PC: Lots of visitors to the site have a huge amount of affection for Our Day Out and the work is constantly reinvigorated each year in schools across the country. You used the production at Liverpool’s Royal Court theatre as opportunity to refresh the play for today’s age whilst at the same time completing the transition from play to musical. This must have been a tremendous amount of work. Do you find it difficult to revisit something you’ve written years before?
WR: I don’t find it at all difficult to re-visit a piece of work if, in the process that follows, it’s going to become a new piece of work – and that’s exactly what I think ‘Our Day Out - The Musical’ is. I see it as a new work. Of course, it is entirely based upon the original film ‘Our Day Out’, has the same characters and the same plot but the means of telling is now very different in that, for example, whereas the film is told through dialogue and moving image, the Musical is told through dialogue, music, lyrics and dance. It was a tremendous amount of work but a deeply rewarding kind of work – the kind that gives back more energy than it takes up.
Before embarking on what I knew would be a huge project, I spent considerable time in discussion with Bob Eaton, Kevin Fearon and the rest of the creative team, establishing what our approach would be to the making of this show. Before committing to even do the show I wanted to know that we could approach it with the kind of preparation, planning and time that I knew we’d need if we were going to create a true musical. I made the following notes at the time ( Nov/08 ):
I’d like us to rethink the entire working approach to this show. Traditionally, in the kind of regional subsidised sector where most of our work has originated, we have somehow been content to accept the kind of production schedule whereby the show rehearses for three to four weeks, techs for ( usually ) two or three days and then opens – and this largely regardless of whether the show is an intimate one-set two-hander or the premiere of an elaborate multi-set, ten-song musical. Such scheduling is, of course, largely a result of economics but might also, I suspect, be part of a certain mindset which prevents us from demanding ( or even expecting ) that our work be afforded a similar kind of planning and rehearsal schedule that you might see at the National, the RSC and in some commercial (usually musical ) productions both on Broadway and in the West End. This is no plea for indulgence and we can all cite examples of the kind of profligacy and preciousness which usually result in very bad ( if very costly ) art. But, equally, I think we’ve all seen examples of ambitious, regional-originated shows which fail and flounder in part because, for whatever reason, they have been denied the kind of planning, time and attention that that very particular theatrical beast – the musical – demands if it is to be fully realised.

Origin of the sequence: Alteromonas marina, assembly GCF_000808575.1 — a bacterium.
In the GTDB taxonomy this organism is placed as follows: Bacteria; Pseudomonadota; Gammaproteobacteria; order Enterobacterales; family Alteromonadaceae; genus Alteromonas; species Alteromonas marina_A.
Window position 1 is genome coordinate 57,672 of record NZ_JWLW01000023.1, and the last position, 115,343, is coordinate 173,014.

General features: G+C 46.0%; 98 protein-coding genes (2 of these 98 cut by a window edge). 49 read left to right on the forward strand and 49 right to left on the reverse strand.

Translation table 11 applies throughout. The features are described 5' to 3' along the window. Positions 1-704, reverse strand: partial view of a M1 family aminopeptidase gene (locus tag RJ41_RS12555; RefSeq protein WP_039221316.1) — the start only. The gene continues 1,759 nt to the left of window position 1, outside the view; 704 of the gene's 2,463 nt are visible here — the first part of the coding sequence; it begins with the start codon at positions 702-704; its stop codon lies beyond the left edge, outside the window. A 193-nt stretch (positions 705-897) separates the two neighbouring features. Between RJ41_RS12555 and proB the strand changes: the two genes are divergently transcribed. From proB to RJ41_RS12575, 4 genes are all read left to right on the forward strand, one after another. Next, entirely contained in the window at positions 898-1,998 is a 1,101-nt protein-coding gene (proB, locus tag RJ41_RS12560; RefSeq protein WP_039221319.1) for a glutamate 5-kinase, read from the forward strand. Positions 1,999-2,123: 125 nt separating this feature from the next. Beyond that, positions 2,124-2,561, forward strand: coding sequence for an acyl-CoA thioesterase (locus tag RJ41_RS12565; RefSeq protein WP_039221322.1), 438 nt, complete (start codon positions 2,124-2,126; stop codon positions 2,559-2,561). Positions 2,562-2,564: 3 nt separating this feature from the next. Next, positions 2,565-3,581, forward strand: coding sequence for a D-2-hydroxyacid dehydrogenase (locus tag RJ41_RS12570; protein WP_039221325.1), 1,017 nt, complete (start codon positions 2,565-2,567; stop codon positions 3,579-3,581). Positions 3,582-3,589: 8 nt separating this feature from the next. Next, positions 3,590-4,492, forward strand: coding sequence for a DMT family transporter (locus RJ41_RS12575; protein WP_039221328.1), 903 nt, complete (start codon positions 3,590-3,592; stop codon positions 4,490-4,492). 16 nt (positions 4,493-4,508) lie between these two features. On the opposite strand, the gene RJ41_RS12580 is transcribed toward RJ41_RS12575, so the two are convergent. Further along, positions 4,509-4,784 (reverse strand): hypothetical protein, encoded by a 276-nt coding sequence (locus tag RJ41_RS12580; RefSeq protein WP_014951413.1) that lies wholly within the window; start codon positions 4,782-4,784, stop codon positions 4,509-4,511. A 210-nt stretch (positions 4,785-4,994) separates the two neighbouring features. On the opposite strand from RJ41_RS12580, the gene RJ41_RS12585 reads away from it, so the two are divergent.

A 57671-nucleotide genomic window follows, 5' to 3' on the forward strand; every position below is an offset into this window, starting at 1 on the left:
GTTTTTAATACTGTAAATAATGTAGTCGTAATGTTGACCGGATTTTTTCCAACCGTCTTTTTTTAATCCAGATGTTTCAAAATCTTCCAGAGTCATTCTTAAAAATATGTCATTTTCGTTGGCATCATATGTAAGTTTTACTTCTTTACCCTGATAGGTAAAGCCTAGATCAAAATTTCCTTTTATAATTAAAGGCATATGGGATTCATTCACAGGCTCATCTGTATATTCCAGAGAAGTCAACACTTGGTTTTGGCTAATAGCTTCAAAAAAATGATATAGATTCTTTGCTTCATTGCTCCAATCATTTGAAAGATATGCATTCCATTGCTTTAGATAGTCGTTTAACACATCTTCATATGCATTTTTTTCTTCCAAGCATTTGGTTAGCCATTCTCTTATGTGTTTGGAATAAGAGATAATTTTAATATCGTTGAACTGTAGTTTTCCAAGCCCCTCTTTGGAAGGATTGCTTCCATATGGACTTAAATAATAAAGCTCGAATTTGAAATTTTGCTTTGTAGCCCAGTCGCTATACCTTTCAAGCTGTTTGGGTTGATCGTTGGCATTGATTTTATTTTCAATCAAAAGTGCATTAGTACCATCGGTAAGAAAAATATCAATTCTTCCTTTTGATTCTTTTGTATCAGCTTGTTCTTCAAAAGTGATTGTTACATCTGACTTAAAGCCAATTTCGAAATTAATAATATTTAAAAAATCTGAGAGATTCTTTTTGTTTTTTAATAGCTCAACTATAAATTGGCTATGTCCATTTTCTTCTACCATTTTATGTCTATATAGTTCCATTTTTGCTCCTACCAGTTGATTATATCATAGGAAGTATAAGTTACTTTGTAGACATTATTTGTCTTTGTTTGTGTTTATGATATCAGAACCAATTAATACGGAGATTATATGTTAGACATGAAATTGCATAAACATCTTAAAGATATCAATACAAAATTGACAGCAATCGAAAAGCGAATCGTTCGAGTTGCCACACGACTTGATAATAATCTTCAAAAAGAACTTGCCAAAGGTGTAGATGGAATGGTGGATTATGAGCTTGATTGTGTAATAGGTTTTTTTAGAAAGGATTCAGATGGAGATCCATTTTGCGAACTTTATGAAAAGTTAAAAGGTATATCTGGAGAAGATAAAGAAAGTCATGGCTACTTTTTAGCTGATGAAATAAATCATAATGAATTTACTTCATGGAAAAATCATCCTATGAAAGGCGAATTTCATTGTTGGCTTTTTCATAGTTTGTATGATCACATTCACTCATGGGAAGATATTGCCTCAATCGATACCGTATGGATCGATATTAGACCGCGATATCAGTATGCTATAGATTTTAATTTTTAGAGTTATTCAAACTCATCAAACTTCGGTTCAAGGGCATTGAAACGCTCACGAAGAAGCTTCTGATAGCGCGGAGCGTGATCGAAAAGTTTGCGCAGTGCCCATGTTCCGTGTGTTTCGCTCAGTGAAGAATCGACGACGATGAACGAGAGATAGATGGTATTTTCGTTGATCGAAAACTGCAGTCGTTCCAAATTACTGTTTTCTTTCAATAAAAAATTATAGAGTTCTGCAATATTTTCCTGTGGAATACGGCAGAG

To fully realise Our Day Out – The Musical, I think we have to commit to a different approach and a new way of working. In particular I think we have to start production work almost immediately with the aim of putting together a company with which we will then workshop and rehearse prior to the start of rehearsals proper. The aim would be to:
To create and develop a company style and identity and physical ‘vocabulary’. To create, choreograph, score, hone and set the show’s principal production numbers – eg Opening Sequence, Boss of The Bus, I’m in Love With Sir, Animals, No One Can Take This Time Away etc. ( along with other significant production numbers still to be written )